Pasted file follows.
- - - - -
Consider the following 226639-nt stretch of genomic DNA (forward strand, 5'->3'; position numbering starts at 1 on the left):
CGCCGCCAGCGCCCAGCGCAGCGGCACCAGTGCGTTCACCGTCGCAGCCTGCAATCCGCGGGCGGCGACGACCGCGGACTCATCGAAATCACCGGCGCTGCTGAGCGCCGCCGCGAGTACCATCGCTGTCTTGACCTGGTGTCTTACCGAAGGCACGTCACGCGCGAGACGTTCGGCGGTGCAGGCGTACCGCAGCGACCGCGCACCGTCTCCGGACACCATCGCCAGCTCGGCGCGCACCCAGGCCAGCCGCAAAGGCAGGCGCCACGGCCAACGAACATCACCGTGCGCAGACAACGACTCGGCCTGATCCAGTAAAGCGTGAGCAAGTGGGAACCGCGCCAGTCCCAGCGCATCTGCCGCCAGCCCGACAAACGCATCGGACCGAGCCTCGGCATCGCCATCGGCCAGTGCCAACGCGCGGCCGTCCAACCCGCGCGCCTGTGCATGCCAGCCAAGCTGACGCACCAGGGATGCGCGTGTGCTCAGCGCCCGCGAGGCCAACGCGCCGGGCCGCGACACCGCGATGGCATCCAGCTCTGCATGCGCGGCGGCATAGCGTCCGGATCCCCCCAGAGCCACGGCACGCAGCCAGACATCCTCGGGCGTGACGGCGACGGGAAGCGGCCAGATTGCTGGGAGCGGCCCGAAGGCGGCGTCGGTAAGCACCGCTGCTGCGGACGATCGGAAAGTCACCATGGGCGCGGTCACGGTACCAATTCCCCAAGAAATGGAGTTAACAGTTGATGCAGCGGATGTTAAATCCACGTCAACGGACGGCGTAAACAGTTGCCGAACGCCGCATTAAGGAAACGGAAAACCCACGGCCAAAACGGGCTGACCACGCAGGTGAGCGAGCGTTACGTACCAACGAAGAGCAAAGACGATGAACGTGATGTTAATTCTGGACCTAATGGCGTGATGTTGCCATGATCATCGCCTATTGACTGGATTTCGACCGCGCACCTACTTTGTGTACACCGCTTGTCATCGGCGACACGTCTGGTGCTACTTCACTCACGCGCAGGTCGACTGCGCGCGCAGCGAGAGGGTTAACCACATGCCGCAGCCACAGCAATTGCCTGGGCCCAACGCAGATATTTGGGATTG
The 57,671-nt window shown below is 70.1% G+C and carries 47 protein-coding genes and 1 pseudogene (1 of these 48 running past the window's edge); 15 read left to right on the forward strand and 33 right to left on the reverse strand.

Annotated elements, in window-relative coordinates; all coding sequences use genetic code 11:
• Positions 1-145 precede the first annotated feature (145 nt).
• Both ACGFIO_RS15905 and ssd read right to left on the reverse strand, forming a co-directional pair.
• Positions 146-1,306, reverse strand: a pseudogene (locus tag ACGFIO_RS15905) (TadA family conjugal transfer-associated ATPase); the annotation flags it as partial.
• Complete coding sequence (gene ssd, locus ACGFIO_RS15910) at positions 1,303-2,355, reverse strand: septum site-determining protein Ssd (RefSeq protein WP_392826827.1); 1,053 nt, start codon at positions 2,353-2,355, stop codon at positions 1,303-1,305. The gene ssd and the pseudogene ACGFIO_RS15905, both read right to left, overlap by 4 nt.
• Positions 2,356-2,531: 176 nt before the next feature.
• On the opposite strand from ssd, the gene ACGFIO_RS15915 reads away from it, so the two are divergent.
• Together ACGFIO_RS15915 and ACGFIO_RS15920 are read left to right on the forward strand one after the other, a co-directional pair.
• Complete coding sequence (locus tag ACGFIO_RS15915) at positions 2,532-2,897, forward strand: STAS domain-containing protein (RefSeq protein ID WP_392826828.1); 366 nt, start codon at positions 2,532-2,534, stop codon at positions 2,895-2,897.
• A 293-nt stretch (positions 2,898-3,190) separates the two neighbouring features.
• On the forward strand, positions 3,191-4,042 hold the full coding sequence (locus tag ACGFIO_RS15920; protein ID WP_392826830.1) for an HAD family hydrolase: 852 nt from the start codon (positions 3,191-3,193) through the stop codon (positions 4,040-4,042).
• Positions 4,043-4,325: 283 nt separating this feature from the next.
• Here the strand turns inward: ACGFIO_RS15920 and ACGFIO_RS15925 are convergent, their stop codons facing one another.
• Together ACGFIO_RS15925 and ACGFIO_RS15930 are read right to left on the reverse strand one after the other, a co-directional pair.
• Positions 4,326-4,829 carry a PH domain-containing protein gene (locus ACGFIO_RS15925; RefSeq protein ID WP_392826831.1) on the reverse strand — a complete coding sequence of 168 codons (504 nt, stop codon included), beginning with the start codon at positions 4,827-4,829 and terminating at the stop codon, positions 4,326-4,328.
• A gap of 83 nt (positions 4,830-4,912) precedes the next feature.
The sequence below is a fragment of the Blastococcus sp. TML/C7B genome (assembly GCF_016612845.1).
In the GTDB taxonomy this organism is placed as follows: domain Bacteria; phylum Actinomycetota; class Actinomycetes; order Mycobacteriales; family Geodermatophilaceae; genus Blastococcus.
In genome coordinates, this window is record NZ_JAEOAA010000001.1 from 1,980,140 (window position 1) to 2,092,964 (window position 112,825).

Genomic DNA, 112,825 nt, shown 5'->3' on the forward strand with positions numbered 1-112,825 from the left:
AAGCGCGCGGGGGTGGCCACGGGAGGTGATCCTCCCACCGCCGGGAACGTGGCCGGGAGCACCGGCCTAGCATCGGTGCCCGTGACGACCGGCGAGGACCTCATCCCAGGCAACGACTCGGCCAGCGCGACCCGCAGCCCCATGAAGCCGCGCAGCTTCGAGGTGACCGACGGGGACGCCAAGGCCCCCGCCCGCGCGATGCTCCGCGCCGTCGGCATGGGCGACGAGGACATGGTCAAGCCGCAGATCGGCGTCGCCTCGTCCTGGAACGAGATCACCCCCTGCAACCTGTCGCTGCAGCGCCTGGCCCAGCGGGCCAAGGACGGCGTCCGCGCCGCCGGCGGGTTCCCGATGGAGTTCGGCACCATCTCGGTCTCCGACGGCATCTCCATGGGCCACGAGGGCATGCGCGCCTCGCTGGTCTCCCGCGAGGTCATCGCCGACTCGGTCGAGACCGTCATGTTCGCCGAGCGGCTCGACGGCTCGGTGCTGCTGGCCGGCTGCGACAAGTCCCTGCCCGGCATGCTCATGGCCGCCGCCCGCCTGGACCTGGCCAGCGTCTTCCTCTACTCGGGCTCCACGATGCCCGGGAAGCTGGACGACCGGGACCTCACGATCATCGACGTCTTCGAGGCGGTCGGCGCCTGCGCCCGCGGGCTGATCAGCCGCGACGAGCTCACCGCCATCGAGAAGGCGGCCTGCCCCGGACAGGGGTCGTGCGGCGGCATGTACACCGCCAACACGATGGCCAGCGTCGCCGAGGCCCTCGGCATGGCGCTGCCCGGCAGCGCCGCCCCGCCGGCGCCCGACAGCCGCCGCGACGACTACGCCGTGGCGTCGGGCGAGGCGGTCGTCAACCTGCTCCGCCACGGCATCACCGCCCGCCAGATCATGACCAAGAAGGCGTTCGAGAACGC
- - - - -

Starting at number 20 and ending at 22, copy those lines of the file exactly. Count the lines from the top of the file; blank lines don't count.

The sequence below is a fragment of the Blastococcus sp. TML/C7B genome (assembly GCF_016612845.1).
In the GTDB taxonomy this organism is placed as follows: domain Bacteria; phylum Actinomycetota; class Actinomycetes; order Mycobacteriales; family Geodermatophilaceae; genus Blastococcus.
In genome coordinates, this window is record NZ_JAEOAA010000001.1 from 1,980,140 (window position 1) to 2,092,964 (window position 112,825).